Swimmers Need to Bone up on Newton’s Laws of Motion

Courtesy of Gary Hall Sr., 10-time World Record Holder, 3-time Olympian, 1976 Olympic Games US Flagbearer and The Race Club co-founder.

At The Race Club, we pride ourselves in teaching fundamentals and paying attention to details. In order to excel in swimming, arguably the most technique-sensitive sport of all, one needs to be mindful of millimeters, degrees and tenths of seconds. A few millimeters away from the correct head or elbow position, a few less degrees of ankle flexibility or hip rotation, a few tenths of seconds in delay of a pull or a kick can lead to…well, the loss of a race.

Understanding the fundamentals of swimming requires knowledge of the basic scientific laws that govern the technical aspects of our sport. For the most part, these laws for the underwater and surface movements are Newton’s three laws of motion, redefined for a swimmer.

Newton’s Laws Of Motion

The force that Newton defines in his second law of motion, the vector sum of the propulsive forces (those that propel us through the water) and the drag forces (those that slow us down) ultimately determines our body speed or acceleration in the water. While it seems desirable to maximize propulsive forces and minimize drag forces, the reality is that we can’t always have it both ways. That is what makes swimming such an interesting sport from a technical standpoint. The motions of maximum propulsion do not agree with the motions of minimal drag…so we learn to compromise. And we learn that although there are commonalities of good technique, there is not necessarily one single best way of swimming fast for all swimmers and for all distances.

The Bernoulli Effect

There are other laws that affect a swimmers speed, such as the Bernoulli effect, that likely provides some lift (upward force) to a swimmer, or the law of conservation of energy that impacts the way we recover with our arms, head and body above the water.

In considering all of the motions of a swimmer that may improve the likelihood of swimming fast, one must also consider the biomechanical impact of those motions. Will they lead to injury? After all, as human beings, we are really not well engineered for moving fast in the water. So in redefining ourselves as aquatic mammals, we must be careful to consider all aspects of strength, flexibility and motions in our endeavor to swim fast safely.

I hope that you will enjoy some of the discussion we have in our Race Club fundamentals lecture where we share some ideas on how to reduce frontal drag, how to increase propulsive forces and how to best obey that immutable law of inertia. You will find it on the link below.

FUNDAMENTALS OF FAST SWIMMING, Gary Hall Sr., The Race Club

Gary Hall, Sr.,  Technical Director and Head Coach of The Race Club (courtesy of TRC)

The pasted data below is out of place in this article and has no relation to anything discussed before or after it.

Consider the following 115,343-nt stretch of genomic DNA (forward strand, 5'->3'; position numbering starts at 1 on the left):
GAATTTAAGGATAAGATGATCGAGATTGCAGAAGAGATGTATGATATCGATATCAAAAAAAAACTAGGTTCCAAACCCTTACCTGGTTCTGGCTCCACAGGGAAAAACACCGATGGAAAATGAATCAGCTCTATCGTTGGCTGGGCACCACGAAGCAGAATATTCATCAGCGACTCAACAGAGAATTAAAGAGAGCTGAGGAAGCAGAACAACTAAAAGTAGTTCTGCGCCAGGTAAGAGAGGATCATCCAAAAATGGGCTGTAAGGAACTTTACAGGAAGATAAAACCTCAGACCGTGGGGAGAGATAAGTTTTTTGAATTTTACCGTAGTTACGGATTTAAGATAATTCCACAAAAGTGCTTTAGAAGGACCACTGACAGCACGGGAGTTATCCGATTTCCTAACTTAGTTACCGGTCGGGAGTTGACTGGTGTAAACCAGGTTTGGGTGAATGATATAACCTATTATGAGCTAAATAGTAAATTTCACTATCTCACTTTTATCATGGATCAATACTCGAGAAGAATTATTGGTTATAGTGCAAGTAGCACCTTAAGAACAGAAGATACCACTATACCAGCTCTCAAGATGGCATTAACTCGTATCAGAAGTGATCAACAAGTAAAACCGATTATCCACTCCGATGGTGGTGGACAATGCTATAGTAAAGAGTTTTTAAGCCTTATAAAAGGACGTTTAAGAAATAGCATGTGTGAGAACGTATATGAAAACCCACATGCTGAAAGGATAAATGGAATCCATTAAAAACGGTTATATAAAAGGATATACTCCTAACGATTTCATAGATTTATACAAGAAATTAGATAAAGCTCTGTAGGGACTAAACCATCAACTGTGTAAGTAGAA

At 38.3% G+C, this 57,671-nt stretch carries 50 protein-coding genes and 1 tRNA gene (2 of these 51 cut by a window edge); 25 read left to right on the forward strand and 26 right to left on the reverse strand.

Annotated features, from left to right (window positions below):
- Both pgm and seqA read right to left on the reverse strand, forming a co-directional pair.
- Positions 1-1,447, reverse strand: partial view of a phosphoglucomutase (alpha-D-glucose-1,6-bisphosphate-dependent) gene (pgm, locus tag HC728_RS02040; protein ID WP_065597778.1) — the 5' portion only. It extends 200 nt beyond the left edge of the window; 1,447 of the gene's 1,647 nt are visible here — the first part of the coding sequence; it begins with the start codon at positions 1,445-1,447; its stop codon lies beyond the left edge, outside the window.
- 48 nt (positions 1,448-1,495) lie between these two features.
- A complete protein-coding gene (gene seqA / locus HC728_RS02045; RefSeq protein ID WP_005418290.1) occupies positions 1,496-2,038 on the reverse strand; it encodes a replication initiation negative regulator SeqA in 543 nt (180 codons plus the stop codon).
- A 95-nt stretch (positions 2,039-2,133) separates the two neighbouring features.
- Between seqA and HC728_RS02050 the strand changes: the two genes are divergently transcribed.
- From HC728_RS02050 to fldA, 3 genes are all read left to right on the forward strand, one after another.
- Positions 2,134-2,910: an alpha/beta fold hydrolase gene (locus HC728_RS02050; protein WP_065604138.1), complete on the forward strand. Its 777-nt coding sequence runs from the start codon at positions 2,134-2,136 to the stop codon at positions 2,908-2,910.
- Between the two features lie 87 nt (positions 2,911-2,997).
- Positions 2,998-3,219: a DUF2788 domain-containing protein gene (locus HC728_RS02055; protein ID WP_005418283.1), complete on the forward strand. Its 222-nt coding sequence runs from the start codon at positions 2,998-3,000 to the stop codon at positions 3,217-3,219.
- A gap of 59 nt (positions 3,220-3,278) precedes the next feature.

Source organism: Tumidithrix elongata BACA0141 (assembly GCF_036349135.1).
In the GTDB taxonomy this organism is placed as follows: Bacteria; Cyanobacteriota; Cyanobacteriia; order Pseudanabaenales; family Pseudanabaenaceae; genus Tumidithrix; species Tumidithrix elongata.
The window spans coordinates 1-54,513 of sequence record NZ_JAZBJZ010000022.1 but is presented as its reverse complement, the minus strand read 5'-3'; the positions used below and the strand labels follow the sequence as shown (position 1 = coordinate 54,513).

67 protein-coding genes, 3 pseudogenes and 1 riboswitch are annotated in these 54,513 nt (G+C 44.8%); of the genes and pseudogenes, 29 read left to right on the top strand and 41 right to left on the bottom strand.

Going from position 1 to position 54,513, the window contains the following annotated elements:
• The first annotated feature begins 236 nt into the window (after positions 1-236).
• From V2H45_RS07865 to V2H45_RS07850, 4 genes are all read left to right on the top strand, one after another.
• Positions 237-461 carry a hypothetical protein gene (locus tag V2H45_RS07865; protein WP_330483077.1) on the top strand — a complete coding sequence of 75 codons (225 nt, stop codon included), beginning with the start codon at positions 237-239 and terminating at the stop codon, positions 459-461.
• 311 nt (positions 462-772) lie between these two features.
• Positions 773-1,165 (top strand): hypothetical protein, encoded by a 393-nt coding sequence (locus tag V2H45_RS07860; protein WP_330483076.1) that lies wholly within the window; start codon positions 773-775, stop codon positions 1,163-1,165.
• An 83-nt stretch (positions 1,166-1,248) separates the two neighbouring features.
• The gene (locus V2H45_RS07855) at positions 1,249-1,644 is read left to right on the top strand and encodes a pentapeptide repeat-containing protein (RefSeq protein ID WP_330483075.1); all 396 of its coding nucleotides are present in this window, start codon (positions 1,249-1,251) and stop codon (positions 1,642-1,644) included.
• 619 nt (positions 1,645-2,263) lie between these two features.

Gary Hall, Sr., Technical Director and Head Coach of The Race Club (courtesy of TRC)

Yours in swimming,

Gary Sr.

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Danjohnrob

Wow, I did a little research on Gary Hall, St after reading this article and was very impressed to learn he continued his swimming career while attending medical school, won a medal (in 3 different events actually) in 3 consecutive Olympics, and together with his son are the only father/son duo to have accomplished that feat! Impressive!

I didn’t know he was a co-founder of The Race Club with his son! Together they have Olympic medals to prove their expertise in every stroke and distance event!

Jim

Mrs. Hall?

PsychoDad

Even further, if you swim so that you can actually bend time (and therefore swim faster) in compliance with general theory of relativity, that is the ultimate goal. 🙂

PsychoDad

The entire cosmos and our milky way ( and I am not talking about chocolate milk here) is governed by gravity – and so is swimming. Very few coaches keep that in mind and apply basic laws of physics.

ChestRockwell

Damn it Dad, you were doing so well. You had a funny, relevant post that wasn’t demeaning or belittling and then you had to go and ruin it.

Since you brought it up, I’ve been meaning to ask you this – When falling freely, gravity pulls down at a speed proportional to the time spent falling – how does this apply to swimming? Ostensibly, if gravity had any measurable impact in swimming, any meet held near the equator should be slower than a meet held closer to the poles because the force is weaker, correct? Should swimmers start to adjust their technique based on latitude?

swammer91

I don’t know how serious you’re being, but gravity pulls down with the same force regardless of how fast you’re going, how long you’ve been falling, or whether you are standing or swimming. Also gravity is strongest at the poles, not weakest. The weakest gravity is at the top of extremely tall mountains near the equator. According to Wikipedia, the weakest point is at the top of a mountain in Peru: http://en.wikipedia.org/wiki/Gravity_of_Earth#Variation_in_gravity_and_apparent_gravity Since you brought it up though, I’m really curious what swimming would be like in low or high gravity! What if we put a pool on the moon? How much faster would swimmers go? It’s hard to reason about the effects I think, but they should be faster!

Chestrockwell

I meant to say you speed up the longer you’ve been falling, not that the force changed and I admit I reversed the weak/strong at the poles. Oops. I still don’t see how it has an impact on swimming.